You don’t need to worry about losing two life if you’re dealing out five unblockable damage per turn. The trade-off seems less favorable if you aren’t able to make use of its islandwalk ability. And you can always sacrifice the Djinn before it does too much damage to you if you’re running cards like Village Rites.
Regenerate can be a very helpful ability for a blocking creature. You get to keep your blocker and won’t take any damage unless the attacker has trample if you choose to block with River Boa and then regenerate it.
An endless chump blocker is a great way to keep yourself in a game longer. River Boa gains some versatility with islandwalk, allowing it to be a great defender or attacker.
Recent islandwalk creatures seem more useful just because they have more effects than islandwalk alone. Inkfathom Divers serves as a weaker version of Brainstorm to show you what’s coming up in your next few draws.
Fetch lands and spells that allow you to shuffle your deck pair well with the Divers. But the effect isn’t terribly useful without some way to interact with or shuffle the upcoming cards in your library. Inkfathom Divers is good in certain situations, but it isn’t an evergreen card.
A creature with islandwalk for one mana is a nice way to start off the game and hopefully lets you do some early damage. You also get some information early on about what kind of deck your opponent is playing with Merfolk Spy’s triggered ability.
That can be good for a first game and gives you an early chance to think about sideboard options if you’re playing a BO3 format. It’s also nice to get a chance at spotting a counterspell in your opponent’s hand so that you can play around it the best you can if they’re running blue.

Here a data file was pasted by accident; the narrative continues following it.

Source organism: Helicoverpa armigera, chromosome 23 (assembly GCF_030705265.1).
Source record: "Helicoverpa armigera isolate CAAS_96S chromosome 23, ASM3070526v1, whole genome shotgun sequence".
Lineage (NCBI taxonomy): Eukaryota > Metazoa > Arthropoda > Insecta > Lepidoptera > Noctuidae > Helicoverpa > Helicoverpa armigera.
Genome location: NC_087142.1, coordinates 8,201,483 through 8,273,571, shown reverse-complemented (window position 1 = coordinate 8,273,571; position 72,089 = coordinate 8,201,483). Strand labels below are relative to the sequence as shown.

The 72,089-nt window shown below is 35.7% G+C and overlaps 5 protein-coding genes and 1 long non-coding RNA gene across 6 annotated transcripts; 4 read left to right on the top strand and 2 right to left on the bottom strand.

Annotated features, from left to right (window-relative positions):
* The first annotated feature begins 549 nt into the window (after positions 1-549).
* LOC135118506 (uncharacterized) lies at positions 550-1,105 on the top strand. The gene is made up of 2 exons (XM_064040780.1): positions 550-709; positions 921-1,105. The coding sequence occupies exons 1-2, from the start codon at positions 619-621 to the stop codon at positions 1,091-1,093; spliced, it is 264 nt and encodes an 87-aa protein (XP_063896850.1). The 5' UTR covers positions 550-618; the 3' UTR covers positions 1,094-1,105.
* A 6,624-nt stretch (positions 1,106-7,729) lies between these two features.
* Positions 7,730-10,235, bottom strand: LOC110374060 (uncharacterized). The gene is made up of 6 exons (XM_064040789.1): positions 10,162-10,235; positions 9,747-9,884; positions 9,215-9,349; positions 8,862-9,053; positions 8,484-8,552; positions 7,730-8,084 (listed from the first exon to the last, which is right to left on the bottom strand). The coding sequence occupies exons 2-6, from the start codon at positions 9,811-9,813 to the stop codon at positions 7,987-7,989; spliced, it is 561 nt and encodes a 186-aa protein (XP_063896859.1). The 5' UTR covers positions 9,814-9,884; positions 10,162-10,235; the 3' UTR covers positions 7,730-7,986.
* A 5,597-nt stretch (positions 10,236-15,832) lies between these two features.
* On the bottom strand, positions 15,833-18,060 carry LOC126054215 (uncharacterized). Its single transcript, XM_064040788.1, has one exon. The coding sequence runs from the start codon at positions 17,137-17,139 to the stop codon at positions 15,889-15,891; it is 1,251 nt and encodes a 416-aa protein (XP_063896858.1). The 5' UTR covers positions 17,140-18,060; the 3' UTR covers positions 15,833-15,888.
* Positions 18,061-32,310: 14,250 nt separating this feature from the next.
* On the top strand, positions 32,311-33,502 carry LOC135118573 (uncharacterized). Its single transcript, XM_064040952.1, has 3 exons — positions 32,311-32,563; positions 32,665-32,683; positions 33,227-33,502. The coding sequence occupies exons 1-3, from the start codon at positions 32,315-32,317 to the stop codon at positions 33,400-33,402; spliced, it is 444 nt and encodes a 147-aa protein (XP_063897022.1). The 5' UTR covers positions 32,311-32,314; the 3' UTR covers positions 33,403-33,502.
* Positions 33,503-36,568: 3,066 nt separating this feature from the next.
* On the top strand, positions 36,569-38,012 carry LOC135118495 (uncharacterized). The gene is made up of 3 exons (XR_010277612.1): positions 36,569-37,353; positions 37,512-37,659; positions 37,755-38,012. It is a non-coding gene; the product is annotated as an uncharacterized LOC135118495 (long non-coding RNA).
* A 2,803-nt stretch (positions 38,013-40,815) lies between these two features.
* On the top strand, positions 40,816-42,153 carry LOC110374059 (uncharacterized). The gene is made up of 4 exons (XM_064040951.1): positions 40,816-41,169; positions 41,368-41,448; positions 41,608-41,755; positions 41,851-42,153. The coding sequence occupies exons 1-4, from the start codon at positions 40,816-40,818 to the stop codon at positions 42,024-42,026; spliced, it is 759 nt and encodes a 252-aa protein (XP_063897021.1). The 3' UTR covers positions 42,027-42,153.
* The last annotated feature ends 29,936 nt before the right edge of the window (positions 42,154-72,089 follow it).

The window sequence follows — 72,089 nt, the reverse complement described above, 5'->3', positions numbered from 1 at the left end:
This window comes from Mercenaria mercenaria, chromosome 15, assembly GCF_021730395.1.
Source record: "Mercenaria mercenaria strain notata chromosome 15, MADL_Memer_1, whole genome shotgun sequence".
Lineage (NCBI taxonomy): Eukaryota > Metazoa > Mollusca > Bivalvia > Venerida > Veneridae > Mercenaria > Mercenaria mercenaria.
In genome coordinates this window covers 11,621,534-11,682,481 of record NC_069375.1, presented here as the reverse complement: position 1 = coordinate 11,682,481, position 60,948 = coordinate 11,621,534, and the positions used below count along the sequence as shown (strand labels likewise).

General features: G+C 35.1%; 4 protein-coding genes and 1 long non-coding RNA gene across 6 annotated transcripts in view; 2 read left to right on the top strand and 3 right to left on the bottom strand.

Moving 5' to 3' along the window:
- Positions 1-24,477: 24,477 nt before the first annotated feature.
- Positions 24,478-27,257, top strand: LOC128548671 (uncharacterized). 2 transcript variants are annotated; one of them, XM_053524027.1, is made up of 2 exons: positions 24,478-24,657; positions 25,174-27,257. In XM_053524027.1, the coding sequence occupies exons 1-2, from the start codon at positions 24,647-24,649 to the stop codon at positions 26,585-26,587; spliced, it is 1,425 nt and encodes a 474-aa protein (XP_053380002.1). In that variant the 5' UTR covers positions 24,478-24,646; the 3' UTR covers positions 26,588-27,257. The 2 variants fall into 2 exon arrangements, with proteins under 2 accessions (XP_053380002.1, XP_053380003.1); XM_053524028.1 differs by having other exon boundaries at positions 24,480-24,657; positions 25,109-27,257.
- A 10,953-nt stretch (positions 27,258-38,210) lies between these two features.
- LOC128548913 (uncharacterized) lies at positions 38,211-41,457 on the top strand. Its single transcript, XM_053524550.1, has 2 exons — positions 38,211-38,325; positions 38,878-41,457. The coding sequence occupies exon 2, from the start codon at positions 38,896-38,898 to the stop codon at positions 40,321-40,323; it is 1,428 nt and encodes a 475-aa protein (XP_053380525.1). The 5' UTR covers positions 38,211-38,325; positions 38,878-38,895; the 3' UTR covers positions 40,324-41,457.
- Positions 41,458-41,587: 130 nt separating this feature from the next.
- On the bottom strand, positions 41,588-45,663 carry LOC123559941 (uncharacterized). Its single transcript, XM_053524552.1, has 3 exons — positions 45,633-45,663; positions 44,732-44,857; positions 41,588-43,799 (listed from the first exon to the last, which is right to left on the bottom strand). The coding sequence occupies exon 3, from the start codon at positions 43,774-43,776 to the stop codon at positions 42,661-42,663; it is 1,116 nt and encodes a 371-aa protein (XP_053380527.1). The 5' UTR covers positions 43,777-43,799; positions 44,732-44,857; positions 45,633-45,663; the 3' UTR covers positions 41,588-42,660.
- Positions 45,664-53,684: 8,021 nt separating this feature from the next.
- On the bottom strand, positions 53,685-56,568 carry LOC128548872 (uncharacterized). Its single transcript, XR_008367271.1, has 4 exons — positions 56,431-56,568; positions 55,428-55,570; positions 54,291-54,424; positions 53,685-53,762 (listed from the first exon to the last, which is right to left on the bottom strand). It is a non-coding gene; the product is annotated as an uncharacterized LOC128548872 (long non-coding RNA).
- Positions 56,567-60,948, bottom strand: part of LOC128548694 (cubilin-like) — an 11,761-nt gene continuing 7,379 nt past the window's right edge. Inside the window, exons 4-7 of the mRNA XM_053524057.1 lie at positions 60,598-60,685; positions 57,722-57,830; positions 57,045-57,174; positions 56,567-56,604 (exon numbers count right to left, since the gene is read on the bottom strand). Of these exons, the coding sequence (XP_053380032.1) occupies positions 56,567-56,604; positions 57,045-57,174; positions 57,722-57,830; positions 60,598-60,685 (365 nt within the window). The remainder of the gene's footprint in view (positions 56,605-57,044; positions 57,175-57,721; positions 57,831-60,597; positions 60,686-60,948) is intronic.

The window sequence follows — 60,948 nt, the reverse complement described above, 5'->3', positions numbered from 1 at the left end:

This has come up a lot: islandwalk just isn’t that useful if your opponents don’t control an island, or you can’t turn any of their lands into one. Merfolk Seastalkers gives you the chance to tap down some blockers for a price.
This effect is expensive and doesn’t hit every possible blocker, but it’s still a way to get damage through when you aren’t able to make the best out of islandwalk abilities.
Rishadan Dockhand is ahead of the typical islandwalk mana curve by being a 1/2 for one mana, but its other effect can be more useful than it first appears. You can pay one of your own mana and tap the Dockhand to tap down an opponent’s land, which seems uneven but is great in some circumstances.
You can tap it down on your opponent’s upkeep to restrict access to that color of mana if they only have one land of a certain color. You can also tap land creatures to open the way for your attackers, or to prevent them from attacking you. You can tap utility lands like Maze of Ith that only work at a specific time.
You can also tap down a Tron land or any land that taps for multiple mana during an opponent’s upkeep, forcing them to spend the mana at instant speed or lose it.
Sand Squid can be a very useful tool in your deck even without islandwalk. Its activated ability can tap down one of your opponent’s creatures indefinitely. You’re saving yourself from attacks from that creature, but you’re also forcing your opponent to choose between burning a removal on your tapped 2/2 or leaving their creature tapped.